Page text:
Astable 555 Timer Circuit Acts as Proximity Sensor?

Thread Starter

Adam Clegg

Joined Jul 9, 2017
4
Hi guys first post and newbie to this stuff...

I build my first astable 555 timer circuit, using a TLC555CP chip. Unfortunately, it seems to have a problem. Sometimes, the output of the timer simply stops oscillating, with no apparent cause. Stranger yet, the problem often occurs at the precise time anyone moves their hand within a few inches of the circuit board (without actually touching anything!).

What am I doing wrong in assembling this circuit to cause such a problem?

I found this online elsewhere but I honestly don't know what is going on.

"the TLC555CP integrated circuit (“chip”) uses CMOS technology. Every year it seems I have at least one student who experiences this particular problem, usually as a result of hasty circuit assembly (not making all necessary connections to pins on the chip). This is a good question to brainstorm with your class on, exploring possible causes and methods of diagnosis."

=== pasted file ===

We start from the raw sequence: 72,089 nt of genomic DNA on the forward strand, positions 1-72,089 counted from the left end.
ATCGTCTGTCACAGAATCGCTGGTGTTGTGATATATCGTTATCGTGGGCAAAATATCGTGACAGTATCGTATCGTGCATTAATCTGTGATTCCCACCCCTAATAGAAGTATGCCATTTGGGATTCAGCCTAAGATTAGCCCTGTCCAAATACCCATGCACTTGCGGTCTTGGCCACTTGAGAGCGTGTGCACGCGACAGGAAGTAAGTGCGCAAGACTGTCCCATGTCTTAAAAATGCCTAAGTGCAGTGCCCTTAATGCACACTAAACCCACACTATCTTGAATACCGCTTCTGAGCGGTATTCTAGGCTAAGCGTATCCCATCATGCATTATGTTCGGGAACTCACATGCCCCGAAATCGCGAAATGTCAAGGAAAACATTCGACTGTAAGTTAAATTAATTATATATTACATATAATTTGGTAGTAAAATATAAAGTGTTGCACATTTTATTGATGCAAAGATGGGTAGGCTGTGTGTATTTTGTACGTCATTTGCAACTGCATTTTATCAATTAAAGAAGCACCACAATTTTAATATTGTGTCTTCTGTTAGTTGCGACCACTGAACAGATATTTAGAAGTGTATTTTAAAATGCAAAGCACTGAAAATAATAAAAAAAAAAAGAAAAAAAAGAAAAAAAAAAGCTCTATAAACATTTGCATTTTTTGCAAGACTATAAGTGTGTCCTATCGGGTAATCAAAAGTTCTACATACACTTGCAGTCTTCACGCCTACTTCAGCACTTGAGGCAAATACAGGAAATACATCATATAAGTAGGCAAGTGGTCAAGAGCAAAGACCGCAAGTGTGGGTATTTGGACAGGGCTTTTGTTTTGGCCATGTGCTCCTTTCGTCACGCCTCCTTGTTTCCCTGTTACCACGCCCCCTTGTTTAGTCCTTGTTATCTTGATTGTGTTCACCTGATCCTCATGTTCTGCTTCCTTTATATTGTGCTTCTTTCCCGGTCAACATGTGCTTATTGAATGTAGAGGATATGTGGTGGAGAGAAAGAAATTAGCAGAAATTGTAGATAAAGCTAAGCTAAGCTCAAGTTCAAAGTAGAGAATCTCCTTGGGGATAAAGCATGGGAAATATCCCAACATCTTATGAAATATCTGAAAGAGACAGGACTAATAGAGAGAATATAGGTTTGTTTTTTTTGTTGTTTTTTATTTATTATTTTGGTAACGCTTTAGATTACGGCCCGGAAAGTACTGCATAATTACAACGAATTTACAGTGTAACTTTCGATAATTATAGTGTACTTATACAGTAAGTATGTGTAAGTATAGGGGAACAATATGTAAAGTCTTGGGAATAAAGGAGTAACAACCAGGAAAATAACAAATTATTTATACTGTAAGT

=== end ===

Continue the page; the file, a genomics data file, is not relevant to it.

I also did make sure to search this issue before posting!!!

Thanks guys.
 

Attachments

Last edited:

Sensacell

Joined Jun 19, 2012
2,568
CMOS inputs have super high impedance, if left floating, i.e. unconnected, the
voltage on this pin can be influenced by electrostatic fields nearby.

like this nifty little demo:

 

AnalogKid

Joined Aug 1, 2013
8,493
The MO in CMOS stands for metal oxide. Basically, a CMOS transistor has a sheet of glass in it approx. 10 atoms thick. That is so thin that static electricity discharges too small to feel, like 1 kV or less, can puncture that layer and destroy the transistor. Many CMOS devices have anti-static protection designed in, but still have a very high input impedance - as in giga-ohms. A MOS transistor can detect someone walking past it 5 or 10 feet away, literally a disturbance in the force. Back in the 60's or early 70's, Popular Electronics had a "people detector" project based on a small metal triangle connected to a MOSFET gate.

ak
 
Last edited:

ebeowulf17

Joined Aug 12, 2014
3,274
You will be much better off if you follow the examples given in the datasheet than trying things you find on the web.
Best all-around piece of advice I've seen in a while!

There are so, so many terrible circuit ideas online, while most datasheets have example circuits that teach nearly everything you need.
 
Top